New TriBeCa School Serves Gifted Children With Learning Disabilities
By Julie Shapiro
TRIBECA — Teachers have never known what to do with Julien Olsson.
At 11 years old, he is acing 12th-grade math but has attention deficit hyperactivity disorder and can’t sit still for more than three minutes.
Unable to find a public or private school that suited Julien’s needs, his mother Micaela Bracamonte founded The Lang School in TriBeCa this fall. The school is the first in the city to serve “twice-exceptional” children, who have high IQs coupled with learning or social disabilities.
"It was really born of frustration," Bracamonte, a Bensonhurst resident, said from her office recently. "We tear our hair out — we know how brilliant our kids are, but schools don’t know what to make of them. They are geniuses, and in one way or another they are social misfits."
Bracamonte, 46, opened the school last month with 13 children ages 6 to 11, and she is thinking about expanding to a K-12.
Lang shares a home at Reade Street and Broadway with The Quad Manhattan, a separate after-school and summer program for twice-exceptional kids that also launched this year and serves some of the same children.
Both The Lang School and Quad use methods guided by the latest research, tailored to each child’s needs.
"We’re always trying to find a way around the word ‘No,’" Bracamonte said. "One set of rules would never work for everybody. Instead of having the child adapt to the school, the school adapts to the child."
Julien, for example, is allowed to walk around the classroom, as long as he’s listening to the teacher.
"It’s just more fun than other schools," Julien said after finishing a day of classes recently.
In fact, Julien likes his new school so much, he added, "I don’t want there to be a weekend."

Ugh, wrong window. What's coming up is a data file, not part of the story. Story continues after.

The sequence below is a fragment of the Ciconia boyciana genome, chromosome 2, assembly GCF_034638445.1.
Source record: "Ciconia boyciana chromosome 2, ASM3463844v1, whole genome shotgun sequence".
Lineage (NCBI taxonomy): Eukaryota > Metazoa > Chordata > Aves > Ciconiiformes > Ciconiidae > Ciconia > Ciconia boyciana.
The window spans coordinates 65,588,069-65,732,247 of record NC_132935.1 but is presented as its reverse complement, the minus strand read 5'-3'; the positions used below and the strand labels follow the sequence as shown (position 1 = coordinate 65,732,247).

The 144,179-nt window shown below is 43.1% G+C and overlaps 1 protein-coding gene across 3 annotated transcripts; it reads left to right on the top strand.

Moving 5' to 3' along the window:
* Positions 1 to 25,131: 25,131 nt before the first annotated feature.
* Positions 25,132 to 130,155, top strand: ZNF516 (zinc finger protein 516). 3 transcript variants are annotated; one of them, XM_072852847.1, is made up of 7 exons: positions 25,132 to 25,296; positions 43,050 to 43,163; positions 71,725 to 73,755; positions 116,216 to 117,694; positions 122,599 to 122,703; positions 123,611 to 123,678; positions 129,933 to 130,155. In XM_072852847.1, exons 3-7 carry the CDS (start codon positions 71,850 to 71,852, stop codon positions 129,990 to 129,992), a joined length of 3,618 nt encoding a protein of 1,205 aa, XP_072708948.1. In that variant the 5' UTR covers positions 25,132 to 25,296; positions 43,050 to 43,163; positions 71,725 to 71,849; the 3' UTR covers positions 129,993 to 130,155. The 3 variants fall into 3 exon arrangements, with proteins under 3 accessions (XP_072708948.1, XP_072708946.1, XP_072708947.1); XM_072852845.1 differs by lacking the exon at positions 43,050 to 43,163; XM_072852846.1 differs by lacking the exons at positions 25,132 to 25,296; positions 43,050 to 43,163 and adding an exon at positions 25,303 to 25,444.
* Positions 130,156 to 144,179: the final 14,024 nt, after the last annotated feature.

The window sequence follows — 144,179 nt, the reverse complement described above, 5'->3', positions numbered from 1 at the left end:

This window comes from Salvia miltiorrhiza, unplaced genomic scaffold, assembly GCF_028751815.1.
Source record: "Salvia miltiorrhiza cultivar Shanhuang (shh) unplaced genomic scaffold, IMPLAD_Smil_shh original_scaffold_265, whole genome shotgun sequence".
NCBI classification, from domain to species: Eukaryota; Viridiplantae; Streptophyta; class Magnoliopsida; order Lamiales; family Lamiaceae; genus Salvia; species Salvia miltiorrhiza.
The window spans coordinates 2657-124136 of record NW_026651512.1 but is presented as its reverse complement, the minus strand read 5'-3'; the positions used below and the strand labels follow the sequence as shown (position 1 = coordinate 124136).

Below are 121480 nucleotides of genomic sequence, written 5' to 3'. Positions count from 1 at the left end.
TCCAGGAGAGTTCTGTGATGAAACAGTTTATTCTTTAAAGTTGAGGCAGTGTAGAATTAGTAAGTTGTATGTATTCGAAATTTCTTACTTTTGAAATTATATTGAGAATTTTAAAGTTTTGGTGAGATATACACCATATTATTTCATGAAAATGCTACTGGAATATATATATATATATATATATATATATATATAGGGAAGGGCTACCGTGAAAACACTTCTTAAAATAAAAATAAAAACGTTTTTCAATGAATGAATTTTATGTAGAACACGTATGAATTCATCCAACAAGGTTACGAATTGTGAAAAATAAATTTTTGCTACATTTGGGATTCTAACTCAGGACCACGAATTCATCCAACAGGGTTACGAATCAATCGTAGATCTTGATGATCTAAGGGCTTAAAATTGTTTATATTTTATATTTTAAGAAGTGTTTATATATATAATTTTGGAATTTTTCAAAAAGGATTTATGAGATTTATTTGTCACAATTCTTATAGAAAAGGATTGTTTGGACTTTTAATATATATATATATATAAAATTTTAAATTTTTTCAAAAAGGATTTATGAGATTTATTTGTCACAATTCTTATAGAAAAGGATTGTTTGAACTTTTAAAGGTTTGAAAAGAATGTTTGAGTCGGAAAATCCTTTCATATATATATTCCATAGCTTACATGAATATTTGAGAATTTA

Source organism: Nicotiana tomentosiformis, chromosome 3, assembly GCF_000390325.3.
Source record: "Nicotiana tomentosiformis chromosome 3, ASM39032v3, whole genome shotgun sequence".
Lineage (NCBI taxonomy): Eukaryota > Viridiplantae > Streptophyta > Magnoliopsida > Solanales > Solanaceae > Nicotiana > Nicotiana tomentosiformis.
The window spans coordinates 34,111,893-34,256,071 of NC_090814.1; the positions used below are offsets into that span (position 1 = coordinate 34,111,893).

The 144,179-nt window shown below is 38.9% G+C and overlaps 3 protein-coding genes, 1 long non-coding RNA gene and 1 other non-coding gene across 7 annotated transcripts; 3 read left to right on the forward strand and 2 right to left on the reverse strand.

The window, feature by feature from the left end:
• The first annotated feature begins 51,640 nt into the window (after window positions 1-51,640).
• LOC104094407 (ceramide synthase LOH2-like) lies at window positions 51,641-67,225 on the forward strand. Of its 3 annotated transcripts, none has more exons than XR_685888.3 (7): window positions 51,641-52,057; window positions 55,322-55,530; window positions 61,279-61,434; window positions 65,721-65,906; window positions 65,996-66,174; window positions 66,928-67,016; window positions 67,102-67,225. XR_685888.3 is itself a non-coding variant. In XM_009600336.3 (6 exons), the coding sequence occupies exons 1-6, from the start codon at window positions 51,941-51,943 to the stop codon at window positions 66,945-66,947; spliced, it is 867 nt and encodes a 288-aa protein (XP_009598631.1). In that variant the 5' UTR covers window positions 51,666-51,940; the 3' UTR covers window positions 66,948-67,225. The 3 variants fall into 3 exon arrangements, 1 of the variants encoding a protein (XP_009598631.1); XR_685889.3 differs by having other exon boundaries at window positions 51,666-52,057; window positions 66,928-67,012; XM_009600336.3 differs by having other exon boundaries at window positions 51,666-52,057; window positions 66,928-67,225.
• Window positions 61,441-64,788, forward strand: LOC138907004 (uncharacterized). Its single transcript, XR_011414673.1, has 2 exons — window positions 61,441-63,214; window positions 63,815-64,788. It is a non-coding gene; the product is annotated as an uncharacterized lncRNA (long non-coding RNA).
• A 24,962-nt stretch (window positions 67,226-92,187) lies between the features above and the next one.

Dr. Kimberly Busi, a downtown psychiatrist and founder of Quad, said the key is to help students with their weaknesses by playing to their strengths.
A child who is obsessed with science but struggles with fine motor skills, for example, might have the opportunity to build a robot, learning how to hold and manipulate tools in the process.
"They’re very motivated to build the robot, so they’ll do [the parts that are challenging]," Busi said.
The Lang School requires most students to have an IQ between 125 and 145, but Quad is more open and welcomes the siblings and friends of children with special needs as well — "anyone who loves our children as much as we do," Busi said.
The school’s large classrooms include nooks for children who get overwhelmed and need a break. A sensory gym on the ground floor features a rock-climbing wall that Busi plans to use to teach students geography, by pretending the wall is a map and having students climb to different locations.
Both Quad and Lang bring in outside specialists, like psychologists and speech therapists, so the children’s diverse needs can all be satisfied under one roof.
The personalized attention does not come cheap: Tuition at The Lang School is $42,000 per year, and a semester of after-school Quad programs costs $1,050 per day.
Bracamonte said many parents hire a lawyer and seek reimbursement from the city for the cost of attending Lang, arguing that none of the city’s public school options serve their child.
On a recent afternoon, elementary children in one of Quad’s after-school classes were learning how to make flashlights.
One girl, a dark-haired 8-year-old, was so excited that she had trouble sitting down to finish the project. At last, she put the final piece of electrical tape in place and flipped the switch.
"Look at this!" she shouted, bouncing out of her chair and trotting around the room. "It’s my flashlight! I made it myself! I love this place!"
She paused, then looked up at the reporter she had just met: "Can I hug you?"
Many of the children who attend Quad and Lang have been bullied in mainstream programs, and Bracamonte said they would grow disillusioned with school if they didn’t feel challenged and understood.
Bracamonte hopes her son Julien and the other students at Lang can someday enroll in mainstream classes, perhaps in college.
"It’s a lot of work," she acknowledged at the end of a long day in the third week of school. "But when you feel that you don’t have any other choice…"
The smile on her face finished the sentence: It’s worth it.